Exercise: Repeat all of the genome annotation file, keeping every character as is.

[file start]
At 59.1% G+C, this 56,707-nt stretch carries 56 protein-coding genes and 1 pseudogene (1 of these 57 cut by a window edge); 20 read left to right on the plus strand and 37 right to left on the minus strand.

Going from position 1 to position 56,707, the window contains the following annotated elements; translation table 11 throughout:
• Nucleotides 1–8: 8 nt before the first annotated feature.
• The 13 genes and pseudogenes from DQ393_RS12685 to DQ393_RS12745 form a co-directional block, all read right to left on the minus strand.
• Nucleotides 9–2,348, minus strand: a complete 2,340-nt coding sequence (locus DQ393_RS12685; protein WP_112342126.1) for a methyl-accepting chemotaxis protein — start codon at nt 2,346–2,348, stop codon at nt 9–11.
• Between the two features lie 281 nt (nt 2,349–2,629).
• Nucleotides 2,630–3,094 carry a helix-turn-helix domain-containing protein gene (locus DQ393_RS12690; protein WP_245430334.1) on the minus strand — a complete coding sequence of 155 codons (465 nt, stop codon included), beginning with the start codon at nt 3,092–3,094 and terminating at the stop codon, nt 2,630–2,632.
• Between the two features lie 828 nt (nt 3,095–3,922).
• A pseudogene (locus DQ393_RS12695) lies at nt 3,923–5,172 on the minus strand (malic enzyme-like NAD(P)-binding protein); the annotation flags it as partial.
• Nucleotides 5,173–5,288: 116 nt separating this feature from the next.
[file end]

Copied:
At 59.1% G+C, this 56,707-nt stretch carries 56 protein-coding genes and 1 pseudogene (1 of these 57 cut by a window edge); 20 read left to right on the plus strand and 37 right to left on the minus strand.

Going from position 1 to position 56,707, the window contains the following annotated elements; translation table 11 throughout:
• Nucleotides 1–8: 8 nt before the first annotated feature.
• The 13 genes and pseudogenes from DQ393_RS12685 to DQ393_RS12745 form a co-directional block, all read right to left on the minus strand.
• Nucleotides 9–2,348, minus strand: a complete 2,340-nt coding sequence (locus DQ393_RS12685; protein WP_112342126.1) for a methyl-accepting chemotaxis protein — start codon at nt 2,346–2,348, stop codon at nt 9–11.
• Between the two features lie 281 nt (nt 2,349–2,629).
• Nucleotides 2,630–3,094 carry a helix-turn-helix domain-containing protein gene (locus DQ393_RS12690; protein WP_245430334.1) on the minus strand — a complete coding sequence of 155 codons (465 nt, stop codon included), beginning with the start codon at nt 3,092–3,094 and terminating at the stop codon, nt 2,630–2,632.
• Between the two features lie 828 nt (nt 3,095–3,922).
• A pseudogene (locus DQ393_RS12695) lies at nt 3,923–5,172 on the minus strand (malic enzyme-like NAD(P)-binding protein); the annotation flags it as partial.
• Nucleotides 5,173–5,288: 116 nt separating this feature from the next.